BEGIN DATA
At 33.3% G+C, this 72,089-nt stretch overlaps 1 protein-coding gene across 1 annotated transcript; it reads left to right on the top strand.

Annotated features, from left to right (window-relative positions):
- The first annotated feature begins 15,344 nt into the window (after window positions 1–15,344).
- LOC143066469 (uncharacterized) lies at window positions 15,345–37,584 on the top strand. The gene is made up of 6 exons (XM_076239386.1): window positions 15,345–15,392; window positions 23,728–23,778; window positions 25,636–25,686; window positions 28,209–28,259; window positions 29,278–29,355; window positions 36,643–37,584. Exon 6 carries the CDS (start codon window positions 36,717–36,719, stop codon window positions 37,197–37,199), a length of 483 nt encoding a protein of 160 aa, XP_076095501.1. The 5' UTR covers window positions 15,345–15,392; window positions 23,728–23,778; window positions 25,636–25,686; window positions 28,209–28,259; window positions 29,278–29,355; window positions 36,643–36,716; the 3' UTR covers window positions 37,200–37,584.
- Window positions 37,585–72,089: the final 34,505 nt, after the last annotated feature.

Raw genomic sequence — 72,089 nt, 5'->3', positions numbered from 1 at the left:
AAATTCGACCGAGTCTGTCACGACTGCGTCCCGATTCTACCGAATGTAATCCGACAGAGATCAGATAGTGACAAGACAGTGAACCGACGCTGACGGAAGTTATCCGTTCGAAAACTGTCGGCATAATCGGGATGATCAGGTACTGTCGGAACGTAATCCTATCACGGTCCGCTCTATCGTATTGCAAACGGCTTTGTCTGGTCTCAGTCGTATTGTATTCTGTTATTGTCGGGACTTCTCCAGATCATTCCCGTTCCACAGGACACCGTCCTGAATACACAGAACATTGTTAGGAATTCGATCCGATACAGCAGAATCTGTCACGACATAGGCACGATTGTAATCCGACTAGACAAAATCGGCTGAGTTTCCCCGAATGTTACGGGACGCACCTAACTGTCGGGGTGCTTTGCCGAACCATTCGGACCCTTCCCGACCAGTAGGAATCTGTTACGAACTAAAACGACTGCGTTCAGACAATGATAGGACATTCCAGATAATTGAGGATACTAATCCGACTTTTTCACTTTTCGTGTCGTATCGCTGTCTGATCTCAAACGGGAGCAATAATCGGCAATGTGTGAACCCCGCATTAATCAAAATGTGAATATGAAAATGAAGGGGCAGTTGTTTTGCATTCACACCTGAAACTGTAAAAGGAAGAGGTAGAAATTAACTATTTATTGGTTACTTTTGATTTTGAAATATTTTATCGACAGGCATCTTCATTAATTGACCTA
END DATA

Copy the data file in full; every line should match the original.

At 33.3% G+C, this 72,089-nt stretch overlaps 1 protein-coding gene across 1 annotated transcript; it reads left to right on the top strand.

Annotated features, from left to right (window-relative positions):
- The first annotated feature begins 15,344 nt into the window (after window positions 1–15,344).
- LOC143066469 (uncharacterized) lies at window positions 15,345–37,584 on the top strand. The gene is made up of 6 exons (XM_076239386.1): window positions 15,345–15,392; window positions 23,728–23,778; window positions 25,636–25,686; window positions 28,209–28,259; window positions 29,278–29,355; window positions 36,643–37,584. Exon 6 carries the CDS (start codon window positions 36,717–36,719, stop codon window positions 37,197–37,199), a length of 483 nt encoding a protein of 160 aa, XP_076095501.1. The 5' UTR covers window positions 15,345–15,392; window positions 23,728–23,778; window positions 25,636–25,686; window positions 28,209–28,259; window positions 29,278–29,355; window positions 36,643–36,716; the 3' UTR covers window positions 37,200–37,584.
- Window positions 37,585–72,089: the final 34,505 nt, after the last annotated feature.

Raw genomic sequence — 72,089 nt, 5'->3', positions numbered from 1 at the left:
AAATTCGACCGAGTCTGTCACGACTGCGTCCCGATTCTACCGAATGTAATCCGACAGAGATCAGATAGTGACAAGACAGTGAACCGACGCTGACGGAAGTTATCCGTTCGAAAACTGTCGGCATAATCGGGATGATCAGGTACTGTCGGAACGTAATCCTATCACGGTCCGCTCTATCGTATTGCAAACGGCTTTGTCTGGTCTCAGTCGTATTGTATTCTGTTATTGTCGGGACTTCTCCAGATCATTCCCGTTCCACAGGACACCGTCCTGAATACACAGAACATTGTTAGGAATTCGATCCGATACAGCAGAATCTGTCACGACATAGGCACGATTGTAATCCGACTAGACAAAATCGGCTGAGTTTCCCCGAATGTTACGGGACGCACCTAACTGTCGGGGTGCTTTGCCGAACCATTCGGACCCTTCCCGACCAGTAGGAATCTGTTACGAACTAAAACGACTGCGTTCAGACAATGATAGGACATTCCAGATAATTGAGGATACTAATCCGACTTTTTCACTTTTCGTGTCGTATCGCTGTCTGATCTCAAACGGGAGCAATAATCGGCAATGTGTGAACCCCGCATTAATCAAAATGTGAATATGAAAATGAAGGGGCAGTTGTTTTGCATTCACACCTGAAACTGTAAAAGGAAGAGGTAGAAATTAACTATTTATTGGTTACTTTTGATTTTGAAATATTTTATCGACAGGCATCTTCATTAATTGACCTA